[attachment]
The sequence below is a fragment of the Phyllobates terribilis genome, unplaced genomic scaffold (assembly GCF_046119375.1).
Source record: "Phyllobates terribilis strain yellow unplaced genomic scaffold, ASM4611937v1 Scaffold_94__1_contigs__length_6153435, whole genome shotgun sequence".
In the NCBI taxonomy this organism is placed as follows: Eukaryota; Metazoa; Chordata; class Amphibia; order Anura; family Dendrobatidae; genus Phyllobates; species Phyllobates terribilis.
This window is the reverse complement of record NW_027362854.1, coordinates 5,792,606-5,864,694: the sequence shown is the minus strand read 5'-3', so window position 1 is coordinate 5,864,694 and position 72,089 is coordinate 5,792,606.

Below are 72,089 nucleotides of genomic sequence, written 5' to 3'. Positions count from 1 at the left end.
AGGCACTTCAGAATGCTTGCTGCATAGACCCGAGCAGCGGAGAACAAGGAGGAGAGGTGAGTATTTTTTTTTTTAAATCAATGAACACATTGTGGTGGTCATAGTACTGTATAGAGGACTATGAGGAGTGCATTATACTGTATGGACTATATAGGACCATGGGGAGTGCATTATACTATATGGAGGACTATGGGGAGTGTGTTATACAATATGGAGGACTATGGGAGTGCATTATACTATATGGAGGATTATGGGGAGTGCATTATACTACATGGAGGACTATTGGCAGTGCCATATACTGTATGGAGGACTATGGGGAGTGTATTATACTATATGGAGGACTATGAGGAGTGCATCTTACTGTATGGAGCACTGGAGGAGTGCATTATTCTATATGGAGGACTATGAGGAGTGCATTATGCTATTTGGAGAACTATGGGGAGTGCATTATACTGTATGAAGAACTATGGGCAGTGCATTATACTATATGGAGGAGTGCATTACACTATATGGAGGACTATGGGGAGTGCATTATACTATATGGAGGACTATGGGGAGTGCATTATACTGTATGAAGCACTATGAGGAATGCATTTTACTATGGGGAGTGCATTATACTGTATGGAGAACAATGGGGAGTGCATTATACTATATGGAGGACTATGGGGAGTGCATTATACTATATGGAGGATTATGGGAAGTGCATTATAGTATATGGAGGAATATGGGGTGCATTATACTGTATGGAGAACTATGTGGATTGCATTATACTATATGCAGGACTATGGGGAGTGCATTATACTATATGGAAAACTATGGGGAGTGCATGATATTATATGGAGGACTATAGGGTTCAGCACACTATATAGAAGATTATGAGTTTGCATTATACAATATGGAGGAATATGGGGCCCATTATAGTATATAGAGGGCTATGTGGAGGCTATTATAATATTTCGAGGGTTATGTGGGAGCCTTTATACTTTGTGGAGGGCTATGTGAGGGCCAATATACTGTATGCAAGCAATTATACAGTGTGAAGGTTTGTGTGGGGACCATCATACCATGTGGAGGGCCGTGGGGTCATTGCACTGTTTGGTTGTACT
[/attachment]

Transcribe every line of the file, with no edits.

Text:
The sequence below is a fragment of the Phyllobates terribilis genome, unplaced genomic scaffold (assembly GCF_046119375.1).
Source record: "Phyllobates terribilis strain yellow unplaced genomic scaffold, ASM4611937v1 Scaffold_94__1_contigs__length_6153435, whole genome shotgun sequence".
In the NCBI taxonomy this organism is placed as follows: Eukaryota; Metazoa; Chordata; class Amphibia; order Anura; family Dendrobatidae; genus Phyllobates; species Phyllobates terribilis.
This window is the reverse complement of record NW_027362854.1, coordinates 5,792,606-5,864,694: the sequence shown is the minus strand read 5'-3', so window position 1 is coordinate 5,864,694 and position 72,089 is coordinate 5,792,606.

Below are 72,089 nucleotides of genomic sequence, written 5' to 3'. Positions count from 1 at the left end.
AGGCACTTCAGAATGCTTGCTGCATAGACCCGAGCAGCGGAGAACAAGGAGGAGAGGTGAGTATTTTTTTTTTTAAATCAATGAACACATTGTGGTGGTCATAGTACTGTATAGAGGACTATGAGGAGTGCATTATACTGTATGGACTATATAGGACCATGGGGAGTGCATTATACTATATGGAGGACTATGGGGAGTGTGTTATACAATATGGAGGACTATGGGAGTGCATTATACTATATGGAGGATTATGGGGAGTGCATTATACTACATGGAGGACTATTGGCAGTGCCATATACTGTATGGAGGACTATGGGGAGTGTATTATACTATATGGAGGACTATGAGGAGTGCATCTTACTGTATGGAGCACTGGAGGAGTGCATTATTCTATATGGAGGACTATGAGGAGTGCATTATGCTATTTGGAGAACTATGGGGAGTGCATTATACTGTATGAAGAACTATGGGCAGTGCATTATACTATATGGAGGAGTGCATTACACTATATGGAGGACTATGGGGAGTGCATTATACTATATGGAGGACTATGGGGAGTGCATTATACTGTATGAAGCACTATGAGGAATGCATTTTACTATGGGGAGTGCATTATACTGTATGGAGAACAATGGGGAGTGCATTATACTATATGGAGGACTATGGGGAGTGCATTATACTATATGGAGGATTATGGGAAGTGCATTATAGTATATGGAGGAATATGGGGTGCATTATACTGTATGGAGAACTATGTGGATTGCATTATACTATATGCAGGACTATGGGGAGTGCATTATACTATATGGAAAACTATGGGGAGTGCATGATATTATATGGAGGACTATAGGGTTCAGCACACTATATAGAAGATTATGAGTTTGCATTATACAATATGGAGGAATATGGGGCCCATTATAGTATATAGAGGGCTATGTGGAGGCTATTATAATATTTCGAGGGTTATGTGGGAGCCTTTATACTTTGTGGAGGGCTATGTGAGGGCCAATATACTGTATGCAAGCAATTATACAGTGTGAAGGTTTGTGTGGGGACCATCATACCATGTGGAGGGCCGTGGGGTCATTGCACTGTTTGGTTGTACT